One of the Reagan administration's major foreign policy programs - the Caribbean Basin initiative - faces a highly uncertain future. And ironically, the CBI may suffer a significant setback this week at the President's own hand.
After considerable pulling and hauling through Congress, the administration succeeded in getting the $350 million in emergency aid to the Caribbean region included in a $14 billion 1982 supplemental appropriations bill. But there are so many other parts of the bill that the White House finds obnoxious, that many top advisers are urging the President to veto it.
The other nonmoney parts of a program that Mr. Reagan has called ''vital to the security interests of this nation and this hemisphere'' could be in even more trouble. These are trade and tax measures favorable to the Caribbean region , but opposed by organized labor and certain affected industries.
Foreign aid is not a favorite subject on Capitol Hill, and the Caribbean Basin initiative seems to have three strikes against it. It comes at a time when many favored domestic programs continue to be cut. It comes during an election year. And it has very little popular support. And the largest recipient under the Reagan plan is El Salvador, a country whose right-wing government and less-than-admirable human-rights record has few admirers outside the administration.
The supplemental appropriations bill en route to the President this week continues to have $2 billion less for defense and about $1 billion more for social programs (including aid to the elderly and handicapped, student loans, and highway funds) than the administration had requested.
''He really hasn't decided,'' said one government official. ''But the nonofficial word I'm getting is that he's being advised by (Burget Director David A.) Stockman and (Defense Secretary Caspar W.) Weinberger to veto it.''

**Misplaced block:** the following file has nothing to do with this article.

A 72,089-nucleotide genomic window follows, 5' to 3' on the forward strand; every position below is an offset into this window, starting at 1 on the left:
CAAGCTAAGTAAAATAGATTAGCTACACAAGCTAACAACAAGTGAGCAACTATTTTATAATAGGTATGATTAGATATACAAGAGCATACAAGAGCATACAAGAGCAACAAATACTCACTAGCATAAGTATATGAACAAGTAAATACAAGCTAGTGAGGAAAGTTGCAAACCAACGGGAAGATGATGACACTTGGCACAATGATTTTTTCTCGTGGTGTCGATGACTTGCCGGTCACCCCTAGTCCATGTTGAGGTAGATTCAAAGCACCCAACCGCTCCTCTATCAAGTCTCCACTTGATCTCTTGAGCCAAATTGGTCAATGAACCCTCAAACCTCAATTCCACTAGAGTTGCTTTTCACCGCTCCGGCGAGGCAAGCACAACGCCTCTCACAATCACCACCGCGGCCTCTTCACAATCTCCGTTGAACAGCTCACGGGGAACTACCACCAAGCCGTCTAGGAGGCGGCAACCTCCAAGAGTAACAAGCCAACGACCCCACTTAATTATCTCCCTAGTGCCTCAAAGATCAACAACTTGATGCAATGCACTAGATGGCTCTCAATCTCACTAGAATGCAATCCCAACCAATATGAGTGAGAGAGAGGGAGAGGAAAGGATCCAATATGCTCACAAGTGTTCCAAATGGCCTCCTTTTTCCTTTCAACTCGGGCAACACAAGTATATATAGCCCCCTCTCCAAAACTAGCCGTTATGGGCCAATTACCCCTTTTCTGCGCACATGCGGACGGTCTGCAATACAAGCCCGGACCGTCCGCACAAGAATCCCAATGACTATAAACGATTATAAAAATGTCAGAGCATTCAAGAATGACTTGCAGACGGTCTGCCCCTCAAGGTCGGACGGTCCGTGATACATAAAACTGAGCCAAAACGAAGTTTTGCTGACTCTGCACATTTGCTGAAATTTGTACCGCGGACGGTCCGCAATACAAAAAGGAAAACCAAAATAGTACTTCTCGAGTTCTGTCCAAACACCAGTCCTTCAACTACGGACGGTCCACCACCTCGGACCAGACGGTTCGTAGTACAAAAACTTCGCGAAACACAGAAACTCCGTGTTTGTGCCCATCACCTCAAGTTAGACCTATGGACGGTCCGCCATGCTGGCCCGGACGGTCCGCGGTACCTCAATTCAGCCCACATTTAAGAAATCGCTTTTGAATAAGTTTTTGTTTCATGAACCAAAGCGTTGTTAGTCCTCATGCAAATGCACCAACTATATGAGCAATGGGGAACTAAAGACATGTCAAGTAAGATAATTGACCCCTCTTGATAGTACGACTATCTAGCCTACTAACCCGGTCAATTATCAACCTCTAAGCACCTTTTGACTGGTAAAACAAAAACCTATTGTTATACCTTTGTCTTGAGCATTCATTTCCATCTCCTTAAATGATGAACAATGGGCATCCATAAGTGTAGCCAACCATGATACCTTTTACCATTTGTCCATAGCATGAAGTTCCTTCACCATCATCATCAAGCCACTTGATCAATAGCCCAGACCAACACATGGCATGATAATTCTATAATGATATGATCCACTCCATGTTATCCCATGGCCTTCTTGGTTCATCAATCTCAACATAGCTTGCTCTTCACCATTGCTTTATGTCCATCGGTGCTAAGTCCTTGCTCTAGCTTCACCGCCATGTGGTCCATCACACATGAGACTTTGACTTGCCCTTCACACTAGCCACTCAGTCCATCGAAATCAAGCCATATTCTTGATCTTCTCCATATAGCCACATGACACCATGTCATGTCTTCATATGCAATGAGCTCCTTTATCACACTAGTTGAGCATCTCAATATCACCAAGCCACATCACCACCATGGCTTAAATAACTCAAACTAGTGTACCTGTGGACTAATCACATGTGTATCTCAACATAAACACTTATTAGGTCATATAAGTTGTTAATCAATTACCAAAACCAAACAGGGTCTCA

Even if the President signs this special spending bill, however, the Caribbean Basin initiative is likely to emerge in a form noticeably different from the one he originally proposed in a speech before the Organization of American States last February.
With warnings about Soviet- and Cuban-style communism being exported to the region, the administration wanted to direct $128 million of the $350 million to El Salvador. Legislation working its way over Capitol Hill would limit aid to any single country to $80 million. El Salvador could get an extra $20 million to implement land reform, but all of its money would be conditional on such reform.
There is also a strong congressional effort to redirect much of this emergency aid away from economic support (designed to help banks and private businesses) and toward development programs such as agriculture, population control, and health.
As envisioned by the administration, the CBI is designed to give tax breaks to US companies investing in the region and eliminate trade duties on imports from designated Caribbean countries in the US for a period of 12 years.
The AFL-CIO and its friends in Congress say the tax breaks will take jobs away from Americans since US firms will be encouraged to move out of the country.
''They've been demanding changes and are likely to get some kind of accommodation,'' concedes a State Department official.
Lobbyists for certain US industries are seeking exemptions from the free-trade portions of the plan, and some (including manufacturers of leather and rubber goods) have succeeded in Congress.
The trade and tax portions of the Caribbean Basin initiative may well languish on Capitol Hill the rest of this year. In any case, says a congressional source, ''I really doubt that they'll be handling this before the election.''
The administration's planned emergency funding for the Caribbean doubled 1982 aid to the region to $700 million ($300 million more than was spent in 1981). For 1983, it is seeking $600 million ($250 million for development assistance and $350 for economic support).
But the mood on Capitol Hill and a possible presidential veto this year leave longer-range US plans for the Caribbean region in doubt.